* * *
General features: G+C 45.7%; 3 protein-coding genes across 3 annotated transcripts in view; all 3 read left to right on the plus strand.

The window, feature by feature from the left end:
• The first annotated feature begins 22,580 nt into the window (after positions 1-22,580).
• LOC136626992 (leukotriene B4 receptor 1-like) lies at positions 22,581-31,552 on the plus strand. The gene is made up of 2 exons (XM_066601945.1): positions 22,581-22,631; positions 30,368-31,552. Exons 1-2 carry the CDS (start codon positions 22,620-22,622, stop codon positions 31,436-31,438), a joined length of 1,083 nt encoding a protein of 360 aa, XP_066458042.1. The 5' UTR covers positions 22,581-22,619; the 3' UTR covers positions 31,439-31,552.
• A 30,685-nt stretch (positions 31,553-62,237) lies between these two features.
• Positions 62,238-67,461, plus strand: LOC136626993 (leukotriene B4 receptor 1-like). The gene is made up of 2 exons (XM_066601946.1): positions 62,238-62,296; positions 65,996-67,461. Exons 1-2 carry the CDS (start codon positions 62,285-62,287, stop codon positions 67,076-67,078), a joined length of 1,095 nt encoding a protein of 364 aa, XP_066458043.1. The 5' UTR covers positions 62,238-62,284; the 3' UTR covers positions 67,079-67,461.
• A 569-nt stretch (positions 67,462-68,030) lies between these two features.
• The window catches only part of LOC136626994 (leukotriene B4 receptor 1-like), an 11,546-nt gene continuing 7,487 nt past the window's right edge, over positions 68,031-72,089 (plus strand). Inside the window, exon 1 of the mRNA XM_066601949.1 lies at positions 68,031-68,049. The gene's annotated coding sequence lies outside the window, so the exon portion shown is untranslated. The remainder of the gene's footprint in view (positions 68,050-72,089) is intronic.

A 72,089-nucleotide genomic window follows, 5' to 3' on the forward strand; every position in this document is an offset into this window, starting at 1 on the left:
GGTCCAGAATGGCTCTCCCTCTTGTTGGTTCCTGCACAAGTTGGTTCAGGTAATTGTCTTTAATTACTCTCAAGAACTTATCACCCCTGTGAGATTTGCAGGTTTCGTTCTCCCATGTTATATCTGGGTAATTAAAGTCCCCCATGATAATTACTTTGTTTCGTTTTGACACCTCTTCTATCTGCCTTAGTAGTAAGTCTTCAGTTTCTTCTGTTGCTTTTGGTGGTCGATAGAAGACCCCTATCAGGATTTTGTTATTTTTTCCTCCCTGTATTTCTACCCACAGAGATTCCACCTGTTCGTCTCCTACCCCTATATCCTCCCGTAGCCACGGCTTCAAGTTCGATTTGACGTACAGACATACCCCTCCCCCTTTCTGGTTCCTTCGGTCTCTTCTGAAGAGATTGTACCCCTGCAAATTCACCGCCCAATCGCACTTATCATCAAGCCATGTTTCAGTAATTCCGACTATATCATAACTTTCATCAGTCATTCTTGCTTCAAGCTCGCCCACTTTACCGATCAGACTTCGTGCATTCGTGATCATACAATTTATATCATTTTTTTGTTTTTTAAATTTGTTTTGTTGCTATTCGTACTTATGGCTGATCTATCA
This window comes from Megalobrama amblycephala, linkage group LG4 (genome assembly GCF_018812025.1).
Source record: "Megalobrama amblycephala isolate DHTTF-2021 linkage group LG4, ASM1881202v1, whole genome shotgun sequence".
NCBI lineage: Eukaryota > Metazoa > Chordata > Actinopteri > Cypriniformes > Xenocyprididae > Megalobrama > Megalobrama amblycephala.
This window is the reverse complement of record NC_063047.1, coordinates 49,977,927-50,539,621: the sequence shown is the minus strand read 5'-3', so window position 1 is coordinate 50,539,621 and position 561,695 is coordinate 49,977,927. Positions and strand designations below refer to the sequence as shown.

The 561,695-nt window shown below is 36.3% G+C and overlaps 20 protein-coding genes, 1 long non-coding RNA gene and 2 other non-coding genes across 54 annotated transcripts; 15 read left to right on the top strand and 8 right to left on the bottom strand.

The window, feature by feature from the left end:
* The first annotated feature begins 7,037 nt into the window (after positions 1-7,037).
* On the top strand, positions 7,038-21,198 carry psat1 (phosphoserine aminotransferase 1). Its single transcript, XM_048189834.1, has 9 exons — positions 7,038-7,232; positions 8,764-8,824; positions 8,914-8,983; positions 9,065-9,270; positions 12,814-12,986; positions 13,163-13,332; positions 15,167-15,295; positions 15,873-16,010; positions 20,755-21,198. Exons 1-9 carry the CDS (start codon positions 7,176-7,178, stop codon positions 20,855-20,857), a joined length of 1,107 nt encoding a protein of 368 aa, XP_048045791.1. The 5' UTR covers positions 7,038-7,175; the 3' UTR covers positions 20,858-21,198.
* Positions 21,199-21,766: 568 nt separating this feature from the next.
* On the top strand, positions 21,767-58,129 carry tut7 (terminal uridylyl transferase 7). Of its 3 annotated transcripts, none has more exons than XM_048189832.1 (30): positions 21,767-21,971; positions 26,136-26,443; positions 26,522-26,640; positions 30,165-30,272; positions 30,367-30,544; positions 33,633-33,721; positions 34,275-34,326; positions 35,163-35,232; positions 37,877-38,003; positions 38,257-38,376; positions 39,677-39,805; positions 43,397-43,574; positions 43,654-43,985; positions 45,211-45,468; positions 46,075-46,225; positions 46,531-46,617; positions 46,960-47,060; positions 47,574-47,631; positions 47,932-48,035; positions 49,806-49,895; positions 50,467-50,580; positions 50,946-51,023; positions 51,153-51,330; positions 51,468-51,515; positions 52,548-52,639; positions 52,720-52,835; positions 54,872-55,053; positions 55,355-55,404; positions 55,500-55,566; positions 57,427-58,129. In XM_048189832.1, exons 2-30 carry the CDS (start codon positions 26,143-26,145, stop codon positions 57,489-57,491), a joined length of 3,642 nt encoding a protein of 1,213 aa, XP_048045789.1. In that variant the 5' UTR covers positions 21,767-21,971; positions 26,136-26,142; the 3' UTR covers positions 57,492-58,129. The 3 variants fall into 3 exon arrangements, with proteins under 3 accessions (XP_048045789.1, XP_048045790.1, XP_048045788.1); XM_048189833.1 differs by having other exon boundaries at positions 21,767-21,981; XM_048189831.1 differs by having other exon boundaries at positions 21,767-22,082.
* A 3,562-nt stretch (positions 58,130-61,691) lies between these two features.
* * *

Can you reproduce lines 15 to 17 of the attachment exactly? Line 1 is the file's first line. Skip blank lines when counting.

The 561,695-nt window shown below is 36.3% G+C and overlaps 20 protein-coding genes, 1 long non-coding RNA gene and 2 other non-coding genes across 54 annotated transcripts; 15 read left to right on the top strand and 8 right to left on the bottom strand.

The window, feature by feature from the left end:
* The first annotated feature begins 7,037 nt into the window (after positions 1-7,037).